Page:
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Serum Institute eyes European market with new facility; to launch one vaccine a year

Alka Kshirsagar Pune | Updated on January 17, 2018 Published on July 21, 2016

Adar Poonawala, CEO, Serum Institute

Pune-based vaccines maker Serum Institute plans to launch a new vaccine every year and will bring out the first ever synthetic vaccine for rabies by the end of the year, according to CEO Adar Poonawala.

The group is also investing ₹1,500-2,000 crore — half of which has already been spent — in clinical trials for vaccines in the pipeline as well as in a new biotech SEZ in Pune, Poonawala told BusinessLine. The new facility, which will make products for Europe amongst other geographies, is scheduled to go on stream in 2018.

“Though Serum exports to over 140 countries, we have not been able to enter Europe because the quality standards and regulations are such that you really have to up your investment and game,” he explained.

The new facility, which is being funded through internal accruals, will also enable Serum to raise its current capacity of 1.2 billion doses by another 500 million doses over five years, and create space for making newer vaccines.

Elaborating on the pipeline for the next few years, Poonawala said the rabies monoclonal antibody was scheduled to come into the market by the end of 2016 or early next year. “This is a synthetic vaccine and so only one or two doses will suffice to neutralise the virus. It also does not does not give a reaction unlike equine antibodies,” he added. In the first or second quarter of 2017, Serum is due to launch the rotavirus vaccine, which is currently made only by GSK and Merck globally, and was introduced in India by Hyderabad-based Bharat Biotech six months ago.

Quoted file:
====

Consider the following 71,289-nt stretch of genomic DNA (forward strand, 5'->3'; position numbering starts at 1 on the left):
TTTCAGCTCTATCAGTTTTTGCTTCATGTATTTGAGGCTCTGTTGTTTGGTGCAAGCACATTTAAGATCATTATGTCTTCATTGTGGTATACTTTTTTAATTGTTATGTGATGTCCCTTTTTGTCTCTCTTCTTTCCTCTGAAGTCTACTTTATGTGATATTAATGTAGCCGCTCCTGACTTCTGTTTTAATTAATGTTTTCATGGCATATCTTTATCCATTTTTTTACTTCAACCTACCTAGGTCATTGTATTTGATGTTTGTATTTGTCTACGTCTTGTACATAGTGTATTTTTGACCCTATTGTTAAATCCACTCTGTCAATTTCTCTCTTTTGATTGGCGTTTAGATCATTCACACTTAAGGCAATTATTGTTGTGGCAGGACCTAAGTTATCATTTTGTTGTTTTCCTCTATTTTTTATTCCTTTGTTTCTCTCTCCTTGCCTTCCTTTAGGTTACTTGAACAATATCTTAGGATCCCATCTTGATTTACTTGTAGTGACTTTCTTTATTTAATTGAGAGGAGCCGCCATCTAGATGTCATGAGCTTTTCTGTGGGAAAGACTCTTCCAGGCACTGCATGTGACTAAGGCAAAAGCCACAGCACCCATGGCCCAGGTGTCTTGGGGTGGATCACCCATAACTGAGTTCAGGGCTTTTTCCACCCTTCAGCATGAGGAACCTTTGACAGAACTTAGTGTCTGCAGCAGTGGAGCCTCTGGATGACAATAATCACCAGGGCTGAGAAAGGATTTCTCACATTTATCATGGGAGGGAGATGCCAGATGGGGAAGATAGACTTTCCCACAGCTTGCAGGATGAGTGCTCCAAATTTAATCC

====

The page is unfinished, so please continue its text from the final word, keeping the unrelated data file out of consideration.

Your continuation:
Also in the offing are vaccines for cervical cancer and dengue, in 2018-19, followed by a pneumonia vaccine, which will be the first developed entirely in-house by Serum.

Adult vaccines

In an interesting take on the Indian vaccine market, Poonawala expressed dismay that adult vaccines — Serum’s portfolio includes the three-in-one flu and H1N1, and rubella — have failed to take off mainly because of apathy.

“There is a general lethargy that we deal with. People will rather spend on mobile phones, and healthcare is the last priority,” he quipped.

Paediatric vaccines on the other hand did well. “It is only mothers who are prepared to sell their saris to immunise their children,” he said, adding: “I am sure when I make the dengue vaccine people will not bother to take it.”

Currently 85 per cent of Serum’s ₹4,000-crore revenue comes from overseas. Poonawala expects this to change to 60 per cent over the next two-three years, thanks to the Centre’s immunisation programmes.

IPO ruled out

Bringing the curtain firmly down on the IPO saga, Poonwala said: “The only reason we were prepared to list was to give a potential equity investor an exit. And we wanted the money to adopt more cities for clean initiatives. But the valuations were not high enough, and since we don’t need the money for business, we have closed the chapter.”

In passing, he took a dig at bankers. “I was hurt and upset with funds and bankers who are only interested in funding loss-making companies and reward promoters who rob banks or shareholders, or IT companies who have never made any profit in their lives. And they did not back a solid 40-year-old company with no debt. So I said ‘Thank you for telling me’ and closed the door on it.”

Published on July 21, 2016
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